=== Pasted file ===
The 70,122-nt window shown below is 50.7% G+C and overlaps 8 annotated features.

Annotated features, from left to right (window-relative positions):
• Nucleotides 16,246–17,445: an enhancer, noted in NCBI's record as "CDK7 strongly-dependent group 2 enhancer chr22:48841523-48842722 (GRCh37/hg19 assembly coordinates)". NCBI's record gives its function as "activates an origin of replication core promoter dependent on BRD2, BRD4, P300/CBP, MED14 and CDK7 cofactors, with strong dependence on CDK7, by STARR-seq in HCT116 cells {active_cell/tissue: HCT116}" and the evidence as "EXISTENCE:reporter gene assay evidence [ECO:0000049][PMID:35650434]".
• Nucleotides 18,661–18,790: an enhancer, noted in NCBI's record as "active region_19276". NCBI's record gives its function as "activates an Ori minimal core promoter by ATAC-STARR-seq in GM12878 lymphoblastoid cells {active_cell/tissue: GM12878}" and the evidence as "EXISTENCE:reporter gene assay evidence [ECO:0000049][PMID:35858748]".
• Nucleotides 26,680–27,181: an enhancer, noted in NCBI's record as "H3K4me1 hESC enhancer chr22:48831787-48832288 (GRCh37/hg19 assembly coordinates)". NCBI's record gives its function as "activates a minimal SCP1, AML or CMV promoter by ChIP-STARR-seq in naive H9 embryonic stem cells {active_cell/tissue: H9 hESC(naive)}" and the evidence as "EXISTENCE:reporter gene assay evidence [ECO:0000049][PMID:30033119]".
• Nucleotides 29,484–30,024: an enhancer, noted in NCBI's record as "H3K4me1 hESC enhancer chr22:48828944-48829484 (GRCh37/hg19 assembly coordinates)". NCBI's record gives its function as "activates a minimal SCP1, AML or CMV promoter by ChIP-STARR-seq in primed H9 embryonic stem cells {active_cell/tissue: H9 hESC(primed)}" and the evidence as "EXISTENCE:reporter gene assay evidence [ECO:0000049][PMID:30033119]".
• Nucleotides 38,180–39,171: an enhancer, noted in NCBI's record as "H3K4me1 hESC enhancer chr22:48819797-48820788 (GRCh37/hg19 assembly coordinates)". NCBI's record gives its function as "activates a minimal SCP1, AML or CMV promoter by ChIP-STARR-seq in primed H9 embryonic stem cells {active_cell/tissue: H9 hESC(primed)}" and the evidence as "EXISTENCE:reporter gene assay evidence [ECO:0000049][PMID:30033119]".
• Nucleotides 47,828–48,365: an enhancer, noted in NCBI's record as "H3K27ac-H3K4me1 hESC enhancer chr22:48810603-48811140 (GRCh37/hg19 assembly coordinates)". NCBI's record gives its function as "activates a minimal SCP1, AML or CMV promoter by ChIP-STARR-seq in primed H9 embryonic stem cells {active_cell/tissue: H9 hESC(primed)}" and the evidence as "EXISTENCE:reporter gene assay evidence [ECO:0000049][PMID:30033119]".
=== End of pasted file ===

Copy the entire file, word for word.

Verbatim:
The 70,122-nt window shown below is 50.7% G+C and overlaps 8 annotated features.

Annotated features, from left to right (window-relative positions):
• Nucleotides 16,246–17,445: an enhancer, noted in NCBI's record as "CDK7 strongly-dependent group 2 enhancer chr22:48841523-48842722 (GRCh37/hg19 assembly coordinates)". NCBI's record gives its function as "activates an origin of replication core promoter dependent on BRD2, BRD4, P300/CBP, MED14 and CDK7 cofactors, with strong dependence on CDK7, by STARR-seq in HCT116 cells {active_cell/tissue: HCT116}" and the evidence as "EXISTENCE:reporter gene assay evidence [ECO:0000049][PMID:35650434]".
• Nucleotides 18,661–18,790: an enhancer, noted in NCBI's record as "active region_19276". NCBI's record gives its function as "activates an Ori minimal core promoter by ATAC-STARR-seq in GM12878 lymphoblastoid cells {active_cell/tissue: GM12878}" and the evidence as "EXISTENCE:reporter gene assay evidence [ECO:0000049][PMID:35858748]".
• Nucleotides 26,680–27,181: an enhancer, noted in NCBI's record as "H3K4me1 hESC enhancer chr22:48831787-48832288 (GRCh37/hg19 assembly coordinates)". NCBI's record gives its function as "activates a minimal SCP1, AML or CMV promoter by ChIP-STARR-seq in naive H9 embryonic stem cells {active_cell/tissue: H9 hESC(naive)}" and the evidence as "EXISTENCE:reporter gene assay evidence [ECO:0000049][PMID:30033119]".
• Nucleotides 29,484–30,024: an enhancer, noted in NCBI's record as "H3K4me1 hESC enhancer chr22:48828944-48829484 (GRCh37/hg19 assembly coordinates)". NCBI's record gives its function as "activates a minimal SCP1, AML or CMV promoter by ChIP-STARR-seq in primed H9 embryonic stem cells {active_cell/tissue: H9 hESC(primed)}" and the evidence as "EXISTENCE:reporter gene assay evidence [ECO:0000049][PMID:30033119]".
• Nucleotides 38,180–39,171: an enhancer, noted in NCBI's record as "H3K4me1 hESC enhancer chr22:48819797-48820788 (GRCh37/hg19 assembly coordinates)". NCBI's record gives its function as "activates a minimal SCP1, AML or CMV promoter by ChIP-STARR-seq in primed H9 embryonic stem cells {active_cell/tissue: H9 hESC(primed)}" and the evidence as "EXISTENCE:reporter gene assay evidence [ECO:0000049][PMID:30033119]".
• Nucleotides 47,828–48,365: an enhancer, noted in NCBI's record as "H3K27ac-H3K4me1 hESC enhancer chr22:48810603-48811140 (GRCh37/hg19 assembly coordinates)". NCBI's record gives its function as "activates a minimal SCP1, AML or CMV promoter by ChIP-STARR-seq in primed H9 embryonic stem cells {active_cell/tissue: H9 hESC(primed)}" and the evidence as "EXISTENCE:reporter gene assay evidence [ECO:0000049][PMID:30033119]".